The Commons with Capital Markets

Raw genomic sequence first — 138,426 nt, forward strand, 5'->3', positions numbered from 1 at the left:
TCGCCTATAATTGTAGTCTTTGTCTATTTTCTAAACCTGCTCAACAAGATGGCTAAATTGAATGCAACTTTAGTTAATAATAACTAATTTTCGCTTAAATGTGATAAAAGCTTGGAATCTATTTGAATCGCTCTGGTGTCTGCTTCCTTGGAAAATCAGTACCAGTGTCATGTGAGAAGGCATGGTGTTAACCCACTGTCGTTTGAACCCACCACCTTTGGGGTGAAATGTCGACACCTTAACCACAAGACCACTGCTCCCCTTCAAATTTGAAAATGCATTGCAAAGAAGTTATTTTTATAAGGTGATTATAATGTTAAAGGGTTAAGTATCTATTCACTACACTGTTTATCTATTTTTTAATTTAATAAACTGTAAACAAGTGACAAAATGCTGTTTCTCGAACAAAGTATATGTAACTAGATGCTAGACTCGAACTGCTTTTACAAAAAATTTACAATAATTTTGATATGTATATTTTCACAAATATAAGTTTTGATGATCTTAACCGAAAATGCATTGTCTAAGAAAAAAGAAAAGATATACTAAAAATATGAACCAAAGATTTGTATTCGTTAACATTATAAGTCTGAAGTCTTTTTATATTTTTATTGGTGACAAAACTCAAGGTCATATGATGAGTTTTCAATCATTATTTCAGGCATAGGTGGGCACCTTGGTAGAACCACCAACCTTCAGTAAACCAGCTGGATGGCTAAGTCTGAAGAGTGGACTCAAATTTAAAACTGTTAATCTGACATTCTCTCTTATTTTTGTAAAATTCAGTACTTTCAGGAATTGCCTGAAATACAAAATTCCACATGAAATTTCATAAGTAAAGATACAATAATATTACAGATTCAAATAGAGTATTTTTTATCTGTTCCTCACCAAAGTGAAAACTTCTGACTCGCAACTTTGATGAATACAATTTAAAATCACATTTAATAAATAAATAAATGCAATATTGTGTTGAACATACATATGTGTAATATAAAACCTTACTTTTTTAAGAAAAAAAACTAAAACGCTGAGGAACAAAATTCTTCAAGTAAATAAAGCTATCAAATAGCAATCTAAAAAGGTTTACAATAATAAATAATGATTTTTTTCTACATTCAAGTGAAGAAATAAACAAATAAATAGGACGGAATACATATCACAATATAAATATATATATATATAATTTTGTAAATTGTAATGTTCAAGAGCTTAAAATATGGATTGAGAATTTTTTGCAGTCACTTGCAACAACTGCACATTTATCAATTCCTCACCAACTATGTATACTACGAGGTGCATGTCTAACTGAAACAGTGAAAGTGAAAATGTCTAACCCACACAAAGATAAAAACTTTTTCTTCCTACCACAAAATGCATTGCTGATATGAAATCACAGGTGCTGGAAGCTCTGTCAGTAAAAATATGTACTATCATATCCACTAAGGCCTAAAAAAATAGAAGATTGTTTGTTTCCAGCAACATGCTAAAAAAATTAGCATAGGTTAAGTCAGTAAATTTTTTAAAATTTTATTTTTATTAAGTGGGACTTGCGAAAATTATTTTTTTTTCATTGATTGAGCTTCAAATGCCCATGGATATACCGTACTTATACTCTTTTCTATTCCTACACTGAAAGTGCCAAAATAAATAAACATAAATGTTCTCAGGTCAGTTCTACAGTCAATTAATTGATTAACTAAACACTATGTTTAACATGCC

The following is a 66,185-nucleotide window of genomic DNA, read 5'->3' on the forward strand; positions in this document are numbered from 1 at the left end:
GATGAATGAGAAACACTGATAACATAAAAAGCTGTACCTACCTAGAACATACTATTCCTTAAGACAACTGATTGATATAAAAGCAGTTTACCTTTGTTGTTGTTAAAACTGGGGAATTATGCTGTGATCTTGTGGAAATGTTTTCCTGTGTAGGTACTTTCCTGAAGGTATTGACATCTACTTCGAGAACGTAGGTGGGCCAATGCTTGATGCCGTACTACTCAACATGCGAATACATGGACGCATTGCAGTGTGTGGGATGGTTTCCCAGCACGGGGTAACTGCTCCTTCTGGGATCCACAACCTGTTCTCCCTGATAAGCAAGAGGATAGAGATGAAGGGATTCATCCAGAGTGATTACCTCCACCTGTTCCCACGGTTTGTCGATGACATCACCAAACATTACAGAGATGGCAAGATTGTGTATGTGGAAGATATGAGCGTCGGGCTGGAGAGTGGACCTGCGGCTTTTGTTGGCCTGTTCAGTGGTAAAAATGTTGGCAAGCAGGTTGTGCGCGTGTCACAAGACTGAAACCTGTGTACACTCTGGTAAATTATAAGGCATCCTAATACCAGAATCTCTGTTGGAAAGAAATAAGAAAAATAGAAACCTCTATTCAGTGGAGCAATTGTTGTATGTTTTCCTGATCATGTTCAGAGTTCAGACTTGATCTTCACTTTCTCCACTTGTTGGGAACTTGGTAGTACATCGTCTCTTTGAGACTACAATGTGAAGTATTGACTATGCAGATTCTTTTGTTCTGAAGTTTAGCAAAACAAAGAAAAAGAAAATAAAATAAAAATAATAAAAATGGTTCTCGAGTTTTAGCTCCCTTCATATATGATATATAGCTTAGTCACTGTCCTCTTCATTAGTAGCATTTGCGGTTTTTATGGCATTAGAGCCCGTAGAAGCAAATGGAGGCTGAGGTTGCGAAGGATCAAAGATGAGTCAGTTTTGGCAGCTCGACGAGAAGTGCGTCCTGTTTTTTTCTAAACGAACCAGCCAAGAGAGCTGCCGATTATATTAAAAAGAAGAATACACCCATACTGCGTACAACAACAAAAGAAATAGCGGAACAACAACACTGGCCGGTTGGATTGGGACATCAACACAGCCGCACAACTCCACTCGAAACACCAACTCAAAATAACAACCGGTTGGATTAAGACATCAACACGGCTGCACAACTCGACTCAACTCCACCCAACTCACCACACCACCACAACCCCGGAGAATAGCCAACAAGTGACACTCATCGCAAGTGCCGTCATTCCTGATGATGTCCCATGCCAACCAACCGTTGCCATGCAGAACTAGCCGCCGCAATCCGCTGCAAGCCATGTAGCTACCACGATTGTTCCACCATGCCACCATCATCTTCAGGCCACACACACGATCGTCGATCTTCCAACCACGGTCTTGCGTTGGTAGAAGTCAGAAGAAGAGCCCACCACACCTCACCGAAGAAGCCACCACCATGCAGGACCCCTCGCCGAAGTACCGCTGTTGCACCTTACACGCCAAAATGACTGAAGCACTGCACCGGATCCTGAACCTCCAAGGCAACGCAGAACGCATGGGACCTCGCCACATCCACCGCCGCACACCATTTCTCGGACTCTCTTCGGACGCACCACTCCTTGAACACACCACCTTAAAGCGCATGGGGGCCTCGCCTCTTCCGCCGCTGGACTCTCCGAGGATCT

We explore a dynamic commons problem and assess the welfare consequences of access to capital markets. The commons has a high intrinsic rate of return but its fruits cannot be secured by individual agents. Capital market access allows resources to be held securely and intertemporally transferred, but at a lower rate of return. In a two period model, we completely characterise symmetric consumption and extraction behaviour in four environments: un- der a strategic and a competitive equilibrium concept, and with and without market access. Strategic equilibria dominate competitive ones: while agents disagree over how to divide the resource, all would prefer it to be larger; the strategic concept allows them to anticipate returns to their conservation. As the number of agents becomes infinite, the strategic outcome converges to the competitive; as the number of agents falls to one, it converges to the planner's. Market access has a positive effect on welfare owing to its con- sumption and extraction smoothing properties and a negative effect owing to its creation of an outside option to the commons, encouraging its depletion. A sufficient condition for autarky to dominate market access for some levels of communal endowment is that the world market discount factor exceed the subjective discount factor. Multiple equilibria may arise: these result from market access, not the equilibrium concept. Key words: commons, capital markets, Washington Consensus, property rights
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